NEW YORK (AP) - The founder of an influential anti-crime group was sentenced to 17 years in prison Wednesday for raping a teenage girl placed in his care as a result of his prominent position in Brooklyn’s Orthodox Jewish community.
Jacob Daskal, 64, pleaded guilty earlier this year to charges in federal court in Brooklyn that he groomed and sexually abused a 15-year-old after she moved in with him and his wife to escape a troubled family situation.
At an emotional sentencing on Wednesday, Daskal begged for forgiveness, expressing his "overwhelming regret" for his actions while dozens of his supporters, including eight of his adult children, sat weeping and praying in the packed courtroom.
At the time of the sexual abuse, Daskal led the Borough Park Shomrim Society, a volunteer crime patrol group with close ties to the New York Police Department. It is one of several private organizations that serve as a de facto police force within the city’s insular Orthodox Jewish neighborhoods.
Daskal was introduced to the girl in 2017 by her relatives, who were seeking guidance from the Shomrim about how to address ongoing family issues. The 15-year-old initially moved in with Daskal and his wife in Brooklyn and was later moved to their summer home in South Fallsburg, New York, roughly three hours north of the city.
In each location, Daskal subjected her to "nightly rape sessions," according to a statement written by the victim and read aloud in court by a prosecutor, Erin Reid. The teenager initially looked up to Daskal as a "savior and father figure," the statement said, adding that he violated that trust by convincing her that sex was in her "best interest."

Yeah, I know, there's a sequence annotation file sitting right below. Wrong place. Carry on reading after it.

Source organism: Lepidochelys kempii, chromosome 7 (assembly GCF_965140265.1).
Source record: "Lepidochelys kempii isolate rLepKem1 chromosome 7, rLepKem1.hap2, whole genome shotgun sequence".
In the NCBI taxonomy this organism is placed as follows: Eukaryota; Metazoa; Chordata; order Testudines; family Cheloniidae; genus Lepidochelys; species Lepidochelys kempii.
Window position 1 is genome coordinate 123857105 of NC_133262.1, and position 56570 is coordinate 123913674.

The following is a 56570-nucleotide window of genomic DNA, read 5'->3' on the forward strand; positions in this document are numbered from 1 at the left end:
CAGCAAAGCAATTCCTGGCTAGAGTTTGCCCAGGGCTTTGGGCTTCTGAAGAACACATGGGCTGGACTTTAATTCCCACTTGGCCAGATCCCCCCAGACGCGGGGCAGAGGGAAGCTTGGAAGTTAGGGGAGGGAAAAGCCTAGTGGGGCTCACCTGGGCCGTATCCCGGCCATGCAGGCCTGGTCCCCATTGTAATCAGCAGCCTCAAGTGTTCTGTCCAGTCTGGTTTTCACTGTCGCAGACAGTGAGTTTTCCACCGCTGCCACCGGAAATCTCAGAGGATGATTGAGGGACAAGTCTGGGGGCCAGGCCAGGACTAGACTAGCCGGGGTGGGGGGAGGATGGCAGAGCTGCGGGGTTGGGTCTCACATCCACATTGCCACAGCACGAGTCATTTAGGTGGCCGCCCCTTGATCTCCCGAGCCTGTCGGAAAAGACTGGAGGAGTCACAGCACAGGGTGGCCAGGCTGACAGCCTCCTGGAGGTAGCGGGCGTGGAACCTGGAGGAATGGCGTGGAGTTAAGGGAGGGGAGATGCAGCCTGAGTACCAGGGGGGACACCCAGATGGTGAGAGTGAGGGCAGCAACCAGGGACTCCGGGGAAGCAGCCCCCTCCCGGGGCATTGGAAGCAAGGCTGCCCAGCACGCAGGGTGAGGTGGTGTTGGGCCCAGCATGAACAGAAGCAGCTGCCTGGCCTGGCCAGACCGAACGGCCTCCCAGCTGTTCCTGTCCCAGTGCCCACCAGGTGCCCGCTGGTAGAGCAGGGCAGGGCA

When she told a friend, Daskal threatened her, according to prosecutors, repeatedly mentioning that he "had police protection and was a ‘big’ guy in the Jewish community." At one point, he asked her to sign a letter affirming that the sexual abuse was "therapy," prosecutors alleged.
Daskal was caught after the victim disclosed the abuse to a mentor in 2018, who helped her report it to police.
"The defendant was a man with immense power in his community," said Brooklyn Federal Judge Nicholas Garaufis.
Jacob Daskal, member of the Brooklyn South Safety Patrol or " Shomrim" in Borough Park is pictured on July 26, 2011. (Linda Rosier/New York Daily News/Tribune News Service via Getty Images)
In his own sentencing memo, Daskal touted his role as founder of the Borough Park Shomrim. He said he enjoyed being the "go-to guy for community members needs and concerns, and the NYPD."
Shomrim groups operate in several of New York’s Orthodox Jewish neighborhoods, deterring street crimes, responding to distress calls, and acting as liaisons between the city's police departments and a predominantly Yiddish-speaking population with specific cultural customs.
They have also faced allegations of vigilantism and discriminatory practices against Black residents who live alongside the city’s Orthodox enclaves. For some critics, they are seen as a powerful barrier to reporting sex crimes within the close-knit religious neighborhoods.
"Everything about this case is emblematic of the way the Orthodox community handles sexual abuse more widely," said Asher Lovy, a director of the group Zaakah, which fights sexual abuse in the Orthodox Jewish community. "I think the only lesson the community learned here is that they have to do a better job of covering it up."
Before the sentencing, Judge Garaufis appeared to address those in the courtroom, noting that family, friends, and clergy who looked the other way at Daskal’s crimes were "morally at fault" as well.
"I find myself wondering how the defendant’s hideous crime could go on for so long without someone stepping in," he said. "The community has to take responsibility."
Outside the courtroom, many who came to support Daskal expressed disgust with the sentence. A scuffle broke out between Daskal's supporters and an advocate for sexual abuse victims.
An attorney for Daskal declined to comment.